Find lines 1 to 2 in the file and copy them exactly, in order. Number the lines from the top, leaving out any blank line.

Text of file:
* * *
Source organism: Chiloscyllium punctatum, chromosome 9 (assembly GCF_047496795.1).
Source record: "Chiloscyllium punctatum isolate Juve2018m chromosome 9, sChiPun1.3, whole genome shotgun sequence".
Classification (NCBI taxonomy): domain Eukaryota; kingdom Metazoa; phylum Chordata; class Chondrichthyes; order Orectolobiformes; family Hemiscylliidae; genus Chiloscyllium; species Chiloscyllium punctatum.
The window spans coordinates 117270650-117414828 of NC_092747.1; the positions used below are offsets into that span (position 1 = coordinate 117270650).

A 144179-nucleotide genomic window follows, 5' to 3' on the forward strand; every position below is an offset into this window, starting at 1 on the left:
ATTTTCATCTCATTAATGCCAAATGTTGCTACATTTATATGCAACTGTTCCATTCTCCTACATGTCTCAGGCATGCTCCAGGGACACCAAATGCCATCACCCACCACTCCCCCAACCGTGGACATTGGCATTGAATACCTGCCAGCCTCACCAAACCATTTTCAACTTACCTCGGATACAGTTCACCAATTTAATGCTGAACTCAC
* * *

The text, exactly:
Source organism: Chiloscyllium punctatum, chromosome 9 (assembly GCF_047496795.1).
Source record: "Chiloscyllium punctatum isolate Juve2018m chromosome 9, sChiPun1.3, whole genome shotgun sequence".